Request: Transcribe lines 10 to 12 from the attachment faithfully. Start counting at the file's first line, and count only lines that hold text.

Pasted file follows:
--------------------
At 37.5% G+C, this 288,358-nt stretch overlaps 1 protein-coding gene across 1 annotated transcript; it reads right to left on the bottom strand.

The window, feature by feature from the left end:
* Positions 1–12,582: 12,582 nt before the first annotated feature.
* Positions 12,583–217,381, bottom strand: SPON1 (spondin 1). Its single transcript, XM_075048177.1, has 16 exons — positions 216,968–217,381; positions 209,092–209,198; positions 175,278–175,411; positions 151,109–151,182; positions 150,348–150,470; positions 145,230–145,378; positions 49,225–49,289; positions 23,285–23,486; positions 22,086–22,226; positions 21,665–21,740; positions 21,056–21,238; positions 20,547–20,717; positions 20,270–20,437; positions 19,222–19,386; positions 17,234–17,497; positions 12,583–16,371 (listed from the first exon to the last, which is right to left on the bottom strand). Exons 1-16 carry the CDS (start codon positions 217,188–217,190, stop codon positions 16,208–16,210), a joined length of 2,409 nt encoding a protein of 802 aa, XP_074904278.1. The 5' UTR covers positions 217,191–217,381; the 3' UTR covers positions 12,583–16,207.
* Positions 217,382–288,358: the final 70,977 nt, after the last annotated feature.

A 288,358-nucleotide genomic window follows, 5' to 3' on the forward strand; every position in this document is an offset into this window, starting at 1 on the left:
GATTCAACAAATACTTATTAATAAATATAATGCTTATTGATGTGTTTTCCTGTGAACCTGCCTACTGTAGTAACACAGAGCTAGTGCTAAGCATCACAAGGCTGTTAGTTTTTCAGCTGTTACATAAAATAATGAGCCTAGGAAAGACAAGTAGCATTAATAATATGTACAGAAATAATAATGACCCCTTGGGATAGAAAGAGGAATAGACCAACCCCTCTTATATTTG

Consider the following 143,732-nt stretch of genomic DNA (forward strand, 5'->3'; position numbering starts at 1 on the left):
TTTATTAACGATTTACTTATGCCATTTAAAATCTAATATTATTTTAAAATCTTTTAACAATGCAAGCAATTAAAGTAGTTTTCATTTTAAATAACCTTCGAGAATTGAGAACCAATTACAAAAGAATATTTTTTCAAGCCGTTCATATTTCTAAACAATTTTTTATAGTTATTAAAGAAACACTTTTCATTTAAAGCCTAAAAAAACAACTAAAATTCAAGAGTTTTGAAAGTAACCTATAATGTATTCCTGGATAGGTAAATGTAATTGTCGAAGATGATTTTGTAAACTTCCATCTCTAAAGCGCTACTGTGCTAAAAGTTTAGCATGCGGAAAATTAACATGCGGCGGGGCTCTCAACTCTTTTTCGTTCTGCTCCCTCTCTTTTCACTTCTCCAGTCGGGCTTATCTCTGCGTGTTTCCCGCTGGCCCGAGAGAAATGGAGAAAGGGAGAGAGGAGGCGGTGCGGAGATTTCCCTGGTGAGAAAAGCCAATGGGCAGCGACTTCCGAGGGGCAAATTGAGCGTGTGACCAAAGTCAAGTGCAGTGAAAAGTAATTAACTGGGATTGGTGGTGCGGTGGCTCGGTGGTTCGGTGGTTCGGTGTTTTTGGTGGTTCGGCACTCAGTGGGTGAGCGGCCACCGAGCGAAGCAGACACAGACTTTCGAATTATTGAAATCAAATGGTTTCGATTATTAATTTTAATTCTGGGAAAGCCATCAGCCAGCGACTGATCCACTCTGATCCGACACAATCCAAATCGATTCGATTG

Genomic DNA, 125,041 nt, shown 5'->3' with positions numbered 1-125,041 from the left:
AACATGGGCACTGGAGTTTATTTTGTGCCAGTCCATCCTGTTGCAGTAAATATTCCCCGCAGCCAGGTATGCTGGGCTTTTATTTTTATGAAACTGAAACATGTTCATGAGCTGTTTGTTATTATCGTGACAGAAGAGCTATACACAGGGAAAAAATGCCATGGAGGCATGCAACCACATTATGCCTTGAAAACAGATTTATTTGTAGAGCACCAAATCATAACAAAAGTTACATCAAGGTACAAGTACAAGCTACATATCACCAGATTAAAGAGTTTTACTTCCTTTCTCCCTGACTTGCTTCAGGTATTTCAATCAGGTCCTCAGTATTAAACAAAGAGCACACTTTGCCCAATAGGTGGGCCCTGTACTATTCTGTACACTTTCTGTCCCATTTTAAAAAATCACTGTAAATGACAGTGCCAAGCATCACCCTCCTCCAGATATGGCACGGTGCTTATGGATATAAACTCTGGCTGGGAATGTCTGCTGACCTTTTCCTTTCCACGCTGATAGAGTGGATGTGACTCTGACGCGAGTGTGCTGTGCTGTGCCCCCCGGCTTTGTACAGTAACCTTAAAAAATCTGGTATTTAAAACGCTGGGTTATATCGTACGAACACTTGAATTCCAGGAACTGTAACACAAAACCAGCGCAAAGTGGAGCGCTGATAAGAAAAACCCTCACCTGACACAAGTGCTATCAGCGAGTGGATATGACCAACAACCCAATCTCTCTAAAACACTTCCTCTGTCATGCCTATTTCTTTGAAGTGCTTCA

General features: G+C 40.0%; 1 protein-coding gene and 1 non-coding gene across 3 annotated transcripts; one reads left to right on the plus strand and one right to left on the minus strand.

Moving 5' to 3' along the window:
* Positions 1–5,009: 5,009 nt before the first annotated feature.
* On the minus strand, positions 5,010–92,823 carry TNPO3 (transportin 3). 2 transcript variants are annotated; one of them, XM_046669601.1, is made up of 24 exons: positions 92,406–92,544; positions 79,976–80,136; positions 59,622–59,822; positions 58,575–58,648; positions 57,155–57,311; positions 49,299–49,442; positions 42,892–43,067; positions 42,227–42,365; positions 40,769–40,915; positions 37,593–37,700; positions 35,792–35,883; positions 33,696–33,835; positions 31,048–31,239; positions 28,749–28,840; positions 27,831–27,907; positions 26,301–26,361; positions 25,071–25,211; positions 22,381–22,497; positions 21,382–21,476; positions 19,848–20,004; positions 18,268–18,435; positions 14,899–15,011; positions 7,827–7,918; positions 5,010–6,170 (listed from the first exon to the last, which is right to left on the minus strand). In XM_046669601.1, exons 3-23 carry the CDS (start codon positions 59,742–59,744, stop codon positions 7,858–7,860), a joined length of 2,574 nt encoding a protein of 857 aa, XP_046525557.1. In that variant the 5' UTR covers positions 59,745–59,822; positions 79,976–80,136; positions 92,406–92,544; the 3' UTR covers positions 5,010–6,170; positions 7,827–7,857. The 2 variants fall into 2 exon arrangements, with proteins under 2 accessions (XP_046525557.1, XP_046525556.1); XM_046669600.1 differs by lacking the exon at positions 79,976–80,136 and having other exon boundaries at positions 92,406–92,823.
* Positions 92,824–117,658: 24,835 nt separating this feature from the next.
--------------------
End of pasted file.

Genomic DNA, 125,041 nt, shown 5'->3' with positions numbered 1-125,041 from the left:
AACATGGGCACTGGAGTTTATTTTGTGCCAGTCCATCCTGTTGCAGTAAATATTCCCCGCAGCCAGGTATGCTGGGCTTTTATTTTTATGAAACTGAAACATGTTCATGAGCTGTTTGTTATTATCGTGACAGAAGAGCTATACACAGGGAAAAAATGCCATGGAGGCATGCAACCACATTATGCCTTGAAAACAGATTTATTTGTAGAGCACCAAATCATAACAAAAGTTACATCAAGGTACAAGTACAAGCTACATATCACCAGATTAAAGAGTTTTACTTCCTTTCTCCCTGACTTGCTTCAGGTATTTCAATCAGGTCCTCAGTATTAAACAAAGAGCACACTTTGCCCAATAGGTGGGCCCTGTACTATTCTGTACACTTTCTGTCCCATTTTAAAAAATCACTGTAAATGACAGTGCCAAGCATCACCCTCCTCCAGATATGGCACGGTGCTTATGGATATAAACTCTGGCTGGGAATGTCTGCTGACCTTTTCCTTTCCACGCTGATAGAGTGGATGTGACTCTGACGCGAGTGTGCTGTGCTGTGCCCCCCGGCTTTGTACAGTAACCTTAAAAAATCTGGTATTTAAAACGCTGGGTTATATCGTACGAACACTTGAATTCCAGGAACTGTAACACAAAACCAGCGCAAAGTGGAGCGCTGATAAGAAAAACCCTCACCTGACACAAGTGCTATCAGCGAGTGGATATGACCAACAACCCAATCTCTCTAAAACACTTCCTCTGTCATGCCTATTTCTTTGAAGTGCTTCA

General features: G+C 40.0%; 1 protein-coding gene and 1 non-coding gene across 3 annotated transcripts; one reads left to right on the plus strand and one right to left on the minus strand.